6. Corruption : Corruption is a very serious problem in developing countries at various levels and its operates as a negative factor in their growth process. Until and unless these countries root out corruption in their administrative system, it is most natural that the capitalists, traders and other powerful economic classes will continue to exploit national resources in their personal interests. The regulatory system is also often misused and the licences are not always granted on merit, the art of tax evasion has been perfected in the less developed countries by certain sections of the society and often taxes are evaded with the connivance of the government officials.

“Two main reasons are responsible for such a state of affairs. In the first place, there is diplomacy in economic research. Secondly, the use of Western models which do not represent the concrete rpality in developing countries has blowered the perspective.”  —Mydral

It is, however, surprising that one finds hardly any reference to corruption as a growth arresting factor in the literature that has appeared on development and underdevelopment in recent years.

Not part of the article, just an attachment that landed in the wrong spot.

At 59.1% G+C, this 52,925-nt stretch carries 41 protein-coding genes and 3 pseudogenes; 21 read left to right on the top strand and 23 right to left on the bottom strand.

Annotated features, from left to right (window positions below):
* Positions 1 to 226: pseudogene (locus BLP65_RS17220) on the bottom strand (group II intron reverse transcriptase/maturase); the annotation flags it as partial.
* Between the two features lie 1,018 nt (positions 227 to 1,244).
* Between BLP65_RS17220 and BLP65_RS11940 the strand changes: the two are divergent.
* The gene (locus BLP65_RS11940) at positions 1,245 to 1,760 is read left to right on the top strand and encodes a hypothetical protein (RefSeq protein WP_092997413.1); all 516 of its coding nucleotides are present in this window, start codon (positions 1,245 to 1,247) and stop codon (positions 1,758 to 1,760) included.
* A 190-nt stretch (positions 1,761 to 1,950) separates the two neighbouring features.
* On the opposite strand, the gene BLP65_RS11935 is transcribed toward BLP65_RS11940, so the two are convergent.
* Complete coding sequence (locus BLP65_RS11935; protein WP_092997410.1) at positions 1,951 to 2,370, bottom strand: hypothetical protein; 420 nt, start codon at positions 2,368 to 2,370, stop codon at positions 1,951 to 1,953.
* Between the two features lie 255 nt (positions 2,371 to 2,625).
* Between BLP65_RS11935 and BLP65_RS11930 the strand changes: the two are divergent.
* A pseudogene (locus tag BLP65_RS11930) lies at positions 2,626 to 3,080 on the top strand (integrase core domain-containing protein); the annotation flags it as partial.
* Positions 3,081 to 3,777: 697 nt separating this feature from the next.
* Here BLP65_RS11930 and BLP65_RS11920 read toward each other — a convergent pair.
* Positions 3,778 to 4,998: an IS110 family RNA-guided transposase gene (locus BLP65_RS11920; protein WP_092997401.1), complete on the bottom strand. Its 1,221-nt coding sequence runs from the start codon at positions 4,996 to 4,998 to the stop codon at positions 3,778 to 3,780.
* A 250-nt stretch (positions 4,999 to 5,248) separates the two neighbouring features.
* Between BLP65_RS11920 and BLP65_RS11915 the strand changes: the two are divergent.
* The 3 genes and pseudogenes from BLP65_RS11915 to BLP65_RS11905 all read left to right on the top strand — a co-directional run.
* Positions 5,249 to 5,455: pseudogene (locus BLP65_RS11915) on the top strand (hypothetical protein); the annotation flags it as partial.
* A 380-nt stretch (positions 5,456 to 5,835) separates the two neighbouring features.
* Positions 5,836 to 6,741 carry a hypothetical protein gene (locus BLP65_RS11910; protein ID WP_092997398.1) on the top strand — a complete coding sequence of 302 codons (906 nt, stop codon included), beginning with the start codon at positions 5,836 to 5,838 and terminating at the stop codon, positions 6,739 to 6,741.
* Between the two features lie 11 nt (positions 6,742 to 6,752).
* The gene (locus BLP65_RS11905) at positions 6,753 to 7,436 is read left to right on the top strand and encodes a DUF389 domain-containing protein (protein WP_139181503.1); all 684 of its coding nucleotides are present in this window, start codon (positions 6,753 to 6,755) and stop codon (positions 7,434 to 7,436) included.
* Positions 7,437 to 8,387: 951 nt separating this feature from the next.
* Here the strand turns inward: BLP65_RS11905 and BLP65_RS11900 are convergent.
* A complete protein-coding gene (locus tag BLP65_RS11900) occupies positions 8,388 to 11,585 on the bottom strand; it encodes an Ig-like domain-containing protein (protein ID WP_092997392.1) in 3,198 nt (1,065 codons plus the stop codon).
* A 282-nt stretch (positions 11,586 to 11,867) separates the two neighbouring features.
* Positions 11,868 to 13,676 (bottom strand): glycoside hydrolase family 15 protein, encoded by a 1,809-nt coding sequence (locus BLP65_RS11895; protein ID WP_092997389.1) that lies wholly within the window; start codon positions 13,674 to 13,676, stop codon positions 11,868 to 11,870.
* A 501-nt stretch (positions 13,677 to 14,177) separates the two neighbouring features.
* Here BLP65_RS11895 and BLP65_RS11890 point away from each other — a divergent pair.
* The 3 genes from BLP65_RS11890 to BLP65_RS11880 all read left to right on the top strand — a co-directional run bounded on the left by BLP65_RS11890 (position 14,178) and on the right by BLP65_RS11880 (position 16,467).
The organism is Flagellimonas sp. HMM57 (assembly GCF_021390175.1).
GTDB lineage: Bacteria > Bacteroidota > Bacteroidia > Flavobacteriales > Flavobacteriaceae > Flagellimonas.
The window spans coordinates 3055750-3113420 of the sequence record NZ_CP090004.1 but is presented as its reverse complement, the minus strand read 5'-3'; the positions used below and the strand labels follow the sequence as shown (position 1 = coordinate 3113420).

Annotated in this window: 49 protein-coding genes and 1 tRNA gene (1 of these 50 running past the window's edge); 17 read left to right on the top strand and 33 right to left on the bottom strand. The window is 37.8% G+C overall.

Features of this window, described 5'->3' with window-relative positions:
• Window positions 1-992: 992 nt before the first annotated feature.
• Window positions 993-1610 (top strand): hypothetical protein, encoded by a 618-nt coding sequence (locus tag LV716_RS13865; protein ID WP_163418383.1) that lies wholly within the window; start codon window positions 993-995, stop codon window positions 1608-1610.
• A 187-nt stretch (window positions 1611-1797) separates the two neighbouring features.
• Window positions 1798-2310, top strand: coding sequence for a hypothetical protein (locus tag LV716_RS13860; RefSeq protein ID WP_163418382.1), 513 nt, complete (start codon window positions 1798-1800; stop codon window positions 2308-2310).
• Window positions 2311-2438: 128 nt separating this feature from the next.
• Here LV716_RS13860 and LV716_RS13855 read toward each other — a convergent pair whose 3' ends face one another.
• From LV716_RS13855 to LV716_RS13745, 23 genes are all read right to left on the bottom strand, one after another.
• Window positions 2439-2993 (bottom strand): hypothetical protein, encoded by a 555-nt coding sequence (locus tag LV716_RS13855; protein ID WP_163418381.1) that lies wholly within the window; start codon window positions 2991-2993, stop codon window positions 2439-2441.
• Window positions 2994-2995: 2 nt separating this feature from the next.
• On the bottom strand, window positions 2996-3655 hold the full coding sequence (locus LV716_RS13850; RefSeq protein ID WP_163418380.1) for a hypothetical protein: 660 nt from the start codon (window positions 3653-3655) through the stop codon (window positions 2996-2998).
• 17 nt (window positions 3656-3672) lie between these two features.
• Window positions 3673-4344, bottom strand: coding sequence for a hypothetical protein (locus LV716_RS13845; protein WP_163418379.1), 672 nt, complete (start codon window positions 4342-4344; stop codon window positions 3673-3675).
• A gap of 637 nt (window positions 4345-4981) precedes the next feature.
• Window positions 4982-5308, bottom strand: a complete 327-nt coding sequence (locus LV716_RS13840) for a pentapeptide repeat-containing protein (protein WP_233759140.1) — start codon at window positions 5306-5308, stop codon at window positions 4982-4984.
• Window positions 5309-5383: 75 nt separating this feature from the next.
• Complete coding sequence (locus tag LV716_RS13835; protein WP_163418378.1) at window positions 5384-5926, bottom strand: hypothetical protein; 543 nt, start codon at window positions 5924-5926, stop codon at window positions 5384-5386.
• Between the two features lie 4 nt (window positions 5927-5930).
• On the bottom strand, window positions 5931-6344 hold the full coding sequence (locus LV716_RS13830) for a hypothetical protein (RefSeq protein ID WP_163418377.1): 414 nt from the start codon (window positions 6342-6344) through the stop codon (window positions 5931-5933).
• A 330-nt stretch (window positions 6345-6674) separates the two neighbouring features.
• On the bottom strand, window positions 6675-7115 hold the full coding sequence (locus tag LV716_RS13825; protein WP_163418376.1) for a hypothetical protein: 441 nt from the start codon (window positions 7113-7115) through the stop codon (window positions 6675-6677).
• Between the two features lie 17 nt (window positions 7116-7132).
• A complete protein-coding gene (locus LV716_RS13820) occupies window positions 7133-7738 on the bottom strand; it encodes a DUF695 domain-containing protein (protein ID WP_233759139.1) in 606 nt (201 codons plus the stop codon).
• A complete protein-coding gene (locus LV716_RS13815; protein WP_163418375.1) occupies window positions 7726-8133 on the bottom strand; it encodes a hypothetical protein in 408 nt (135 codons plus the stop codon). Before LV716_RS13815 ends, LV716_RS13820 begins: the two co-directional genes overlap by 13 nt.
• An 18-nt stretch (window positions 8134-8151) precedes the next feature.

Q. 4. What is human development ? Give the essential components of human development’ Why human development is necessary ?


An economy cannot develop without the development of human capital.” Discuss. Also explains the policy of the government of India regarding human development in the country.

Ans. Human Development : The term ‘Human development’ launch in 1990, the human development report has defined human development as the process of enlarging people’s choices The most critical ones are to lead a long and healthy life, to be educated and to enjoy a decent standard of living, Additional choices include political freedom, other guaranteed human rights and various ingredients of self respect. These are among the essential choices the absence of which can block many other opportunities.

“Human development is thus, process of widening people’s choices as well as raising the level of well-being achieved.”   —united Nations Developrnent Programme, lluman Development Report, 1997